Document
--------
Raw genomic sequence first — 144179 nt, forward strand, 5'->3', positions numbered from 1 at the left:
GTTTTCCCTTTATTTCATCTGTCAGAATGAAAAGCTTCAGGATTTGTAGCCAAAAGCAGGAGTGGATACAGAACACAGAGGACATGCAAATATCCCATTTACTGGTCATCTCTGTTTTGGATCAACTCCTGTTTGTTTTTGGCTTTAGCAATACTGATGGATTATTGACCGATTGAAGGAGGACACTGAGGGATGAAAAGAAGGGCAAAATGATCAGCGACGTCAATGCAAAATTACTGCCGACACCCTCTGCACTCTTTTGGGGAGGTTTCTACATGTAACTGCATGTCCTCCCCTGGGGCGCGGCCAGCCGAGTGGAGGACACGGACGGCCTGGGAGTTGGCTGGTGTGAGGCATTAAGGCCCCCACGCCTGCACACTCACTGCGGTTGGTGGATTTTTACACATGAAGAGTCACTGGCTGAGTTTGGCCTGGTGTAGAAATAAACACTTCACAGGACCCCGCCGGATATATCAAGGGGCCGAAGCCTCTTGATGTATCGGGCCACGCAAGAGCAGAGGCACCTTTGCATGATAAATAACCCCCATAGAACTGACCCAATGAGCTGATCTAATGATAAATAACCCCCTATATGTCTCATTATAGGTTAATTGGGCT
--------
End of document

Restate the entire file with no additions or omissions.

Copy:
Raw genomic sequence first — 144179 nt, forward strand, 5'->3', positions numbered from 1 at the left:
GTTTTCCCTTTATTTCATCTGTCAGAATGAAAAGCTTCAGGATTTGTAGCCAAAAGCAGGAGTGGATACAGAACACAGAGGACATGCAAATATCCCATTTACTGGTCATCTCTGTTTTGGATCAACTCCTGTTTGTTTTTGGCTTTAGCAATACTGATGGATTATTGACCGATTGAAGGAGGACACTGAGGGATGAAAAGAAGGGCAAAATGATCAGCGACGTCAATGCAAAATTACTGCCGACACCCTCTGCACTCTTTTGGGGAGGTTTCTACATGTAACTGCATGTCCTCCCCTGGGGCGCGGCCAGCCGAGTGGAGGACACGGACGGCCTGGGAGTTGGCTGGTGTGAGGCATTAAGGCCCCCACGCCTGCACACTCACTGCGGTTGGTGGATTTTTACACATGAAGAGTCACTGGCTGAGTTTGGCCTGGTGTAGAAATAAACACTTCACAGGACCCCGCCGGATATATCAAGGGGCCGAAGCCTCTTGATGTATCGGGCCACGCAAGAGCAGAGGCACCTTTGCATGATAAATAACCCCCATAGAACTGACCCAATGAGCTGATCTAATGATAAATAACCCCCTATATGTCTCATTATAGGTTAATTGGGCT